2018 Indian Scout Bobber Review | Minimalistic Styling, All-Out Performance
Some riders crave minimal style for in-town cruising, and others a performance platform that hauls on the back roads. If you crave a cruiser that excels in both situations, Indian Motorcycle has a solution—the 2018 Scout Bobber.Though the Bobber name may be cliché and conventional, the bike is anything but that. Indian’s Bobber was designed with a major target in mind—the iconic Harley-Davidson Sportster.
I realized this quickly in Minneapolis during a sweat-soaking 93-degree first ride aboard the new Indian Bobber. The motorcycle impressed in more ways than one during the week of 2017 Minneapolis X-Games. Even after all the sweat bled through my Oscar by Alpinestars Monty leather jacket, my childish grin remained.I’ve put together the essential fast facts you need to know about the new 2018 Indian Scout Bobber. 1. When a motorcycle makes you feel like a hormonal teenager, there’s little to complain about. The Indian Scout Bobber completed this task within the first minute of dumping the clutch and letting the rear tire mark up Minneapolis’ clean roads, and every mile afterwards for the nearly 100-mile test ride.2. The Scout Bobber’s suspension is the most noticeable upgrade over the base Scout. The cartridge-style fork is new, and the rear shocks are lowered an inch. Both contribute to for a more optimal chassis feedback in the twisties, allowing you to push as much as needed.3. Yes, better handling means a stiffer setup and less suspension travel—4.7 inches up front; two inches for the rear wheel. The Indian Bobber has a slightly harsher ride over the base Scout due to the sportier suspension, but the feedback from the chassis is worth it. The ride remained comfortable regardless of rough concrete, bridge expansions and manhole covers—the usual.4. Lean angle decreased, as the Bobber sits lower to the ground. You’ll still be scraping the peg feelers when you have some tight-turning situations, so that aspect of its custom heritage remains.5. The ergonomics are revised. The footpegs are now 1.5 inches closer to the rider and the grips are also closer. On the base Scout, I have to stretch for the bars and feel a bit out of control during back-road riding situations. But on the Bobber, the ergonomics place me in a more aggressive riding position, which is also more comfortable for my nearly six-foot frame over the base Scout.6. The engine doesn’t change from the base Scout, which is a good thing. The liquid-cooled 69 ci (1133cc) V-twin produces 100 horsepower, and power is available throughout the rev range. The power builds snappily and smoothly from 3000 to 6000 rpm, where 73 ft/lbs of torque is created. 7. Though the Indian Scout Bobber arrives with a single-front disc brake, stopping was never an issue for the 554-lbs (wet) machine. The 298mm disc squeezed by a two-piston caliper up front, and single 298mm disc squeezed by a single-piston caliper out back, presented no issues like fade or a spongy lever throughout the day, regardless of in the city or enjoying spirited back-road rides.8. The six-speed transmission provided zero issues, though the feel at the clutch is initially weird because of how close the lever is to the grip. Unusually, the 2018 Indian Scout Bobber is geared a bit higher than the base Scout; Indian says this is what the typical target customer wants. To put this into perspective, the engine runs around 3500 rpm at 65 mph. A slight twist of the throttle is all that’s needed to quickly pass a car on the highway.9. Adding to the Bobber styling are the black cast-aluminum 16-inch wheels shod in fat dual-sport treaded Kenda K761 tires. The fat tires—130 front, 150 rear—are not knobbies. They have deeply-treaded pavement-slanted pattern for that bold Bobber look. The K671s provided non-stop traction throughout my ride in 90+ degree heat and high humidity. Once up to temperature, the rear tire was hard to break loose in first gear—impressive for a tire with an 80/20 street/dirt focus.10. I’m an advocate for minimalism, and the Scout Bobber appeals to me more than any other bike in the Indian Motorcycle lineup. The Bobber’s brothers—the base Scout that arrived on the scene in 2015, and Scout Sixty that followed a year later—don’t have the appeal of this Scout and its blacked-out styling. The other cool features that make the Bobber one step cooler are the bar-end mirrors, chopped-front fender, side-mounted license plate, and LED rear signals with integrated stop, turn and tail lights.11. The seat is not comfortable for longer rides. It supported a comfy ride for this tush for exactly 43 miles. After that—especially on longer straight roads—I was constantly on the move for comfort. Though the rear suspension is slammed an inch, the Bobber’s seat height lifted to 25.6 inches, compared to 25.3 inches on the base model.With the introduction of the 2018 Indian Scout Bobber, the choice would be easy for me in regards to an around-town middleweight cruiser that can hold its own on B-roads. With the addition of some factory accessories, including the Springer seat and bags, I’d also be game for some light weekend touring—a tour that included plenty of twisties, of course.Photography by Barry HathawayRiding Style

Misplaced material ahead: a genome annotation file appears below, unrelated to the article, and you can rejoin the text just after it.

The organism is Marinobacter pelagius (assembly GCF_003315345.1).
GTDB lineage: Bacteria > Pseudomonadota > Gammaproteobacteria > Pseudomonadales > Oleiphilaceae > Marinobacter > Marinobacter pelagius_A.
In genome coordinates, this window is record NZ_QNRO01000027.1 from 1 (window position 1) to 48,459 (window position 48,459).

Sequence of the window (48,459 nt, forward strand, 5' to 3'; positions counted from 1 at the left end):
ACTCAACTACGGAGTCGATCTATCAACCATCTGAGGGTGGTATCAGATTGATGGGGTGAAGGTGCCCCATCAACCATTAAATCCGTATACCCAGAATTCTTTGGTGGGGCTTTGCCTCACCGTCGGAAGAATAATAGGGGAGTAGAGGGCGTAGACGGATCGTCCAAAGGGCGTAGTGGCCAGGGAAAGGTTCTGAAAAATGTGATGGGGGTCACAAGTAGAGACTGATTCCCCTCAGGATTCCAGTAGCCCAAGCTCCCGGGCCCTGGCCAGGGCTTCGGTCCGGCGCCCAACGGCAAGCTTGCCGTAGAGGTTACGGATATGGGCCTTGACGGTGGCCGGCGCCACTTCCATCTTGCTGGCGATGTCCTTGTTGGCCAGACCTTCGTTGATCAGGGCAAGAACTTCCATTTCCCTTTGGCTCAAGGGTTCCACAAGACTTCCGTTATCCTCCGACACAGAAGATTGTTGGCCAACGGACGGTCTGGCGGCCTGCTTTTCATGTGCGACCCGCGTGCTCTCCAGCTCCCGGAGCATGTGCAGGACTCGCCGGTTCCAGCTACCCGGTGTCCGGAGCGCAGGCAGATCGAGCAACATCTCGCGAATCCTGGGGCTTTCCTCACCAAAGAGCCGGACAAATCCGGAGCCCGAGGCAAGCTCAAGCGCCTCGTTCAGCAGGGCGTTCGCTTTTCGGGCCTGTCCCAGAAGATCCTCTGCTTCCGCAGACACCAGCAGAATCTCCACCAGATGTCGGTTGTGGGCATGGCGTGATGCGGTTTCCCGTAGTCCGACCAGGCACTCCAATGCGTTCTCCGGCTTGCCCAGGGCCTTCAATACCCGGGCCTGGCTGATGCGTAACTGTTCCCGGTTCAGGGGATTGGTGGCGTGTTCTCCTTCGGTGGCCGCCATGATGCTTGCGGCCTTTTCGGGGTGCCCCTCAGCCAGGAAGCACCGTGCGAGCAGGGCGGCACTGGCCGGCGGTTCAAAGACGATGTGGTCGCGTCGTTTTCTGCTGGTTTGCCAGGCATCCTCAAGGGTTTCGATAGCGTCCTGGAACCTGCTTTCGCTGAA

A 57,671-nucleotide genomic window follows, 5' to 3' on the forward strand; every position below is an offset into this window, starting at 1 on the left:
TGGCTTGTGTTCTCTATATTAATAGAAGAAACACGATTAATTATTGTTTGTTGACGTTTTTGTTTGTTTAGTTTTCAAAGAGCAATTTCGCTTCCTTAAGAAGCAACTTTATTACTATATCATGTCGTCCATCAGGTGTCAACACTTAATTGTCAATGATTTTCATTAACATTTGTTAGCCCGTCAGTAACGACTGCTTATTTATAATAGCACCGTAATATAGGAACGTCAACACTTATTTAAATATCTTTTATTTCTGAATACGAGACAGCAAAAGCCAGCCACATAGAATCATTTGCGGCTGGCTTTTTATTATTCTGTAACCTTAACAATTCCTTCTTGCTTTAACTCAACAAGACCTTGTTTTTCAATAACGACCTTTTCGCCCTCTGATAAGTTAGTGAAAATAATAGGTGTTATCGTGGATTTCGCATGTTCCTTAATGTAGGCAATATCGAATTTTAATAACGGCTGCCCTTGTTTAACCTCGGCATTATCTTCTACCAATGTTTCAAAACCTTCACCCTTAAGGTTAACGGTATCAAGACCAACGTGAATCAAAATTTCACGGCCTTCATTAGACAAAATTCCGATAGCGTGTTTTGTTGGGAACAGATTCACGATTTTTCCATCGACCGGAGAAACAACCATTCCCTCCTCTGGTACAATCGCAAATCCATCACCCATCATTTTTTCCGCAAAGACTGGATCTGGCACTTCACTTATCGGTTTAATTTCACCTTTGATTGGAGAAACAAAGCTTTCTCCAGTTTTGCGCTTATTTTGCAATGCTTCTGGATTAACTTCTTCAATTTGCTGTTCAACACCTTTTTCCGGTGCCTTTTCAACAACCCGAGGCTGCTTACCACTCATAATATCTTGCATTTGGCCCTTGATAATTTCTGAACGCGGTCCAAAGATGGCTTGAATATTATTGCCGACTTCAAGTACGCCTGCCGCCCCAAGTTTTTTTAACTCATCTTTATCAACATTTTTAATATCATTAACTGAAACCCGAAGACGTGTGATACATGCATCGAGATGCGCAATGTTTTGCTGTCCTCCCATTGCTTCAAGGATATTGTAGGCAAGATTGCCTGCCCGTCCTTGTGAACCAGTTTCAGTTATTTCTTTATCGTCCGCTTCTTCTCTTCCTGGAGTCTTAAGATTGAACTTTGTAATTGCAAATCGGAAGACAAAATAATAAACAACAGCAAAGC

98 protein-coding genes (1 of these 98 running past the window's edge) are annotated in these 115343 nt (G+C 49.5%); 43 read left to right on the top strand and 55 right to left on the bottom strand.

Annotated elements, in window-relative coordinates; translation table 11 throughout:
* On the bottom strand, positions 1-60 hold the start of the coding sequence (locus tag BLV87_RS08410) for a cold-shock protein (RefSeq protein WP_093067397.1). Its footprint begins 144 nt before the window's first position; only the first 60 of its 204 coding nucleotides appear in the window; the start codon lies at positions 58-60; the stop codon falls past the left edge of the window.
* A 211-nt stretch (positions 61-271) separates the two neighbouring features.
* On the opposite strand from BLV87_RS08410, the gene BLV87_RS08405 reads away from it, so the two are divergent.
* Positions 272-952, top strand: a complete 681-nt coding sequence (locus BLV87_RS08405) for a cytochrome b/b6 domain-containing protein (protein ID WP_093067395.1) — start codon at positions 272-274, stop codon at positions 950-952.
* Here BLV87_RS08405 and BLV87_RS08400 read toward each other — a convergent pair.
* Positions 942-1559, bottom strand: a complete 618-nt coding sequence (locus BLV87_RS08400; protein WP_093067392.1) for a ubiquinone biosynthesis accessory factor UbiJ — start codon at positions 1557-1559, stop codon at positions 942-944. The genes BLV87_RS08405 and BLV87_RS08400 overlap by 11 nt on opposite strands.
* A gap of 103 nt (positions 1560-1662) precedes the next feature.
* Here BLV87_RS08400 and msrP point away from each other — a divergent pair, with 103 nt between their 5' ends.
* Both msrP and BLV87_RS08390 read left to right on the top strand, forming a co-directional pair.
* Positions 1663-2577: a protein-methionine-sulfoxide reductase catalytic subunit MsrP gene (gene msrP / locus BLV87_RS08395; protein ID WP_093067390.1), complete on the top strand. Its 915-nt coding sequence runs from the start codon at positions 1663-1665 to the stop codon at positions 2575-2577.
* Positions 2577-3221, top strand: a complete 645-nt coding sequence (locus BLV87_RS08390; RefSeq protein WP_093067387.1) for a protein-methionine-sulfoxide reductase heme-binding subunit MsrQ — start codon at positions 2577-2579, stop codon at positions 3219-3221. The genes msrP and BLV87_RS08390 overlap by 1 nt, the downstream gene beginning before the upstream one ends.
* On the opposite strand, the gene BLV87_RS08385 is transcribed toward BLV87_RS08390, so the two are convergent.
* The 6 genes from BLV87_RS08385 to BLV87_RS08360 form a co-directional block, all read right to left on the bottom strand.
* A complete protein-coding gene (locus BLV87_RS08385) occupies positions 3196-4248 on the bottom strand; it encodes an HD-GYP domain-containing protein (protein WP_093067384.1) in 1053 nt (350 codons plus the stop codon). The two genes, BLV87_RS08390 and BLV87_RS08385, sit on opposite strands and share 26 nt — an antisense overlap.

KTM Super ADV R + Lightning Motorcycles’ Richard Hatfield
byMotos and Friends by Ultimate Motorcycle
Hello everyone and welcome once again to Motos and Friends—the weekly Podcast brought to you by the editorial team at Ultimate Motorcycling. My name is Arthur Coldwells.
In this week’s first segment, Editor Don Williams rides KTM’s new 1290 Super Adventure R. This hardcore ADV bike is big, powerful, and a true expert-level machine. Interestingly, it has multiple points of adjustment within its highly capable electronics package, and Don discovered several big surprises where the bike changed personality completely. His is an intriguing look at one of the most capable off road ADV bikes on the market today.
In the second segment, I chat with Richard Hatfield, CEO of Lightning motorcycles. This silicon valley based manufacturer was founded in 2006, and having racked up several notable race victories (including Pikes Peak in 2013 with the late Carlin Dunne on board) Lightning have certainly dominated in racing terms. In another first, Lightning has just announced a new rapid-charging battery technology that may well bring electric motorcycles into becoming real-world, practical transport.
So from all of us here at Motos & Friends… we hope you enjoy this episode!